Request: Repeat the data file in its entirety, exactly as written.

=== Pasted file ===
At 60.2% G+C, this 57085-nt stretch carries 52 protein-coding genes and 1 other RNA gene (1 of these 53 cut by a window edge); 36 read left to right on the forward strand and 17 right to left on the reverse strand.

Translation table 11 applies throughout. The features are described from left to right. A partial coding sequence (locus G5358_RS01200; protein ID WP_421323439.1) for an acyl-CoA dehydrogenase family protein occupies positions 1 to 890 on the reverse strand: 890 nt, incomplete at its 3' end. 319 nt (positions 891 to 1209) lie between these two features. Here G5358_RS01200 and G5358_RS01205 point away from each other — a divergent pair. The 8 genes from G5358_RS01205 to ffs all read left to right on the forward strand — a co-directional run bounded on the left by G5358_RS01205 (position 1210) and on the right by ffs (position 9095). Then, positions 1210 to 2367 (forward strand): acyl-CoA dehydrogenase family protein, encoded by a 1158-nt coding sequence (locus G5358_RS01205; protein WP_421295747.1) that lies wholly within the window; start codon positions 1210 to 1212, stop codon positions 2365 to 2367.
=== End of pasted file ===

At 60.2% G+C, this 57085-nt stretch carries 52 protein-coding genes and 1 other RNA gene (1 of these 53 cut by a window edge); 36 read left to right on the forward strand and 17 right to left on the reverse strand.

Translation table 11 applies throughout. The features are described from left to right. A partial coding sequence (locus G5358_RS01200; protein ID WP_421323439.1) for an acyl-CoA dehydrogenase family protein occupies positions 1 to 890 on the reverse strand: 890 nt, incomplete at its 3' end. 319 nt (positions 891 to 1209) lie between these two features. Here G5358_RS01200 and G5358_RS01205 point away from each other — a divergent pair. The 8 genes from G5358_RS01205 to ffs all read left to right on the forward strand — a co-directional run bounded on the left by G5358_RS01205 (position 1210) and on the right by ffs (position 9095). Then, positions 1210 to 2367 (forward strand): acyl-CoA dehydrogenase family protein, encoded by a 1158-nt coding sequence (locus G5358_RS01205; protein WP_421295747.1) that lies wholly within the window; start codon positions 1210 to 1212, stop codon positions 2365 to 2367.